First, in 2006, we undertook a survey of 619 international students in the final 2 years of their course (Years 5 and 6 for undergraduate students and Years 3 and 4 for students in graduate medical courses) at eight universities across Australia. Students responded on a voluntary and anonymous basis. The participating universities were: Melbourne (136 respondents); Monash (83); Adelaide (72); Western Australia (22); Queensland (14); Newcastle (11); New South Wales (7); and Flinders (7). Questionnaires were handed to students in person, or delivered by post or electronically. Respondents were asked to provide personal demographic and educational data; information about their preferred internship location; and reasons underlying their choice of location for internship and future medical practice.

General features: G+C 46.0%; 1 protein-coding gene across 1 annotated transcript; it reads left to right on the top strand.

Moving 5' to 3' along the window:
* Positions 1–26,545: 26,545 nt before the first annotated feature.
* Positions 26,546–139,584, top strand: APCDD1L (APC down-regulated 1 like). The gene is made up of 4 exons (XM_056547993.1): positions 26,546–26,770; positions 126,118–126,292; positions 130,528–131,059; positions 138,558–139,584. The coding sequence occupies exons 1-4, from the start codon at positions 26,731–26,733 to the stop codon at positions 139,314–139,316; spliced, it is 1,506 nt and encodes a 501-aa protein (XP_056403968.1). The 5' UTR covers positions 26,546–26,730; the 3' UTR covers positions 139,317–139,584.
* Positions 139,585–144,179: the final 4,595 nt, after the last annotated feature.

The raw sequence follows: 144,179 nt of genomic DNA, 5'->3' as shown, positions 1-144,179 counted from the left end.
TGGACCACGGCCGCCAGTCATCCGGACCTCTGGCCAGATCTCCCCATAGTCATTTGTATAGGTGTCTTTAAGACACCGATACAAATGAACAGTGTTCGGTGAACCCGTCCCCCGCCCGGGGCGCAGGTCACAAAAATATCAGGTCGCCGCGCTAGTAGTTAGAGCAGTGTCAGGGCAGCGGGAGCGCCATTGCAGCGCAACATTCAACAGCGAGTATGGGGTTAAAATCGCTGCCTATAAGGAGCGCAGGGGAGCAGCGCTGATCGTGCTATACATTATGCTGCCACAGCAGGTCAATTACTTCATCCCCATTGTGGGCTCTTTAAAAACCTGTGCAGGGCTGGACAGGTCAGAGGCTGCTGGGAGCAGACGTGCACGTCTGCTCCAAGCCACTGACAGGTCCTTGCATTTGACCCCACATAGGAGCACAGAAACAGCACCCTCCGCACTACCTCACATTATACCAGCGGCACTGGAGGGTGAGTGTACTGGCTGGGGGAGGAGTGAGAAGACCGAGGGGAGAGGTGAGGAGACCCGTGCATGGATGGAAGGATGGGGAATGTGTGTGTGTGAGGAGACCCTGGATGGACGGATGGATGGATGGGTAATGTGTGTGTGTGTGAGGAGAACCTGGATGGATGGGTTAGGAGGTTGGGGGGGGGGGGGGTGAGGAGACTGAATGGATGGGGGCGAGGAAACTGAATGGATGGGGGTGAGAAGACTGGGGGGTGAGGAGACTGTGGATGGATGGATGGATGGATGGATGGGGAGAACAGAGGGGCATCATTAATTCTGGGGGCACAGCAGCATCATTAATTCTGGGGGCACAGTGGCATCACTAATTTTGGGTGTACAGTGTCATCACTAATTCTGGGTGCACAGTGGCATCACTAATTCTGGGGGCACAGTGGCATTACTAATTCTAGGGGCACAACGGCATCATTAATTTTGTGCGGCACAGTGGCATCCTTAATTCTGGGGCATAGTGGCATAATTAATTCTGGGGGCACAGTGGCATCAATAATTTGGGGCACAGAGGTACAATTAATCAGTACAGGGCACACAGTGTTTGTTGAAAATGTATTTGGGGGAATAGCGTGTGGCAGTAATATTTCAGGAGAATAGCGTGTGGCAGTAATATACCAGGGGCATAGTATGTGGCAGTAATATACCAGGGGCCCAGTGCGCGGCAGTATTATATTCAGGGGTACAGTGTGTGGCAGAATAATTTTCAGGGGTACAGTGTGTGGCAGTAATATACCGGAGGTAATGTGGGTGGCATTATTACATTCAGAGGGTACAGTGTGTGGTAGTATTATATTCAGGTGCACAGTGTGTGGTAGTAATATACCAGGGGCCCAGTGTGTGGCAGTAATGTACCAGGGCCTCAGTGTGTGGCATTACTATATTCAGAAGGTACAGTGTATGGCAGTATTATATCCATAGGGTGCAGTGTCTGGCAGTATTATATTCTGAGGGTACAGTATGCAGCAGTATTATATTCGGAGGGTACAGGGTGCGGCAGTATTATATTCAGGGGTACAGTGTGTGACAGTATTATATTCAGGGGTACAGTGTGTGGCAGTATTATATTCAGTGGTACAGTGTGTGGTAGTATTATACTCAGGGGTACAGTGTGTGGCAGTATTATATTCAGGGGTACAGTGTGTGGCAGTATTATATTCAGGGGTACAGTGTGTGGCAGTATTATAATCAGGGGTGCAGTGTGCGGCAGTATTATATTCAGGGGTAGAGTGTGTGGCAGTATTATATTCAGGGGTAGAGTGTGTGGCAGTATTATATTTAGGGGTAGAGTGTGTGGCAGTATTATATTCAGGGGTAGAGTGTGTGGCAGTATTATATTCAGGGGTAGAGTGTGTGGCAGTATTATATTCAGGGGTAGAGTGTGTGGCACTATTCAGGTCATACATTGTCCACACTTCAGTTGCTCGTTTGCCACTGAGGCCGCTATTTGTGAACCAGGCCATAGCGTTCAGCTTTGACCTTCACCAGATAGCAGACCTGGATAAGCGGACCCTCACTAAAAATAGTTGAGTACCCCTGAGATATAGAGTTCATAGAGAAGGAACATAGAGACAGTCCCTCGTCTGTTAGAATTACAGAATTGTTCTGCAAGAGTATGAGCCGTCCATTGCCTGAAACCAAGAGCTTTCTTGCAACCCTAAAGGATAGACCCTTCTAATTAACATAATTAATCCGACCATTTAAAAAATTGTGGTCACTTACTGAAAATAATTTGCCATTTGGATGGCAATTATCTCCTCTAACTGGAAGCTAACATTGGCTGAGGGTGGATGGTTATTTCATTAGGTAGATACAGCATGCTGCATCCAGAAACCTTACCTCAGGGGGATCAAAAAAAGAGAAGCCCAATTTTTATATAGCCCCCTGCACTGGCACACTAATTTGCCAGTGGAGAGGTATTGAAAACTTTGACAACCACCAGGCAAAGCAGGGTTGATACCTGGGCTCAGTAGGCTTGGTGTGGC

Then, in May 2009, the 2008 graduating class of international medical students at the University of Melbourne (88 students) was surveyed to assess the proportion accepting internship (first postgraduate year) places in Victoria, and to compare their Year 5 intentions with actual placements. We selected this group of students because the University of Melbourne is Australia’s primary destination for international medical students (22% of national share in 2007). University of Melbourne students also constituted the highest proportion of the 2006 survey respondents (136 surveys completed across the 2 final years, including an 89% response rate from medical students proceeding to internship places in 2009).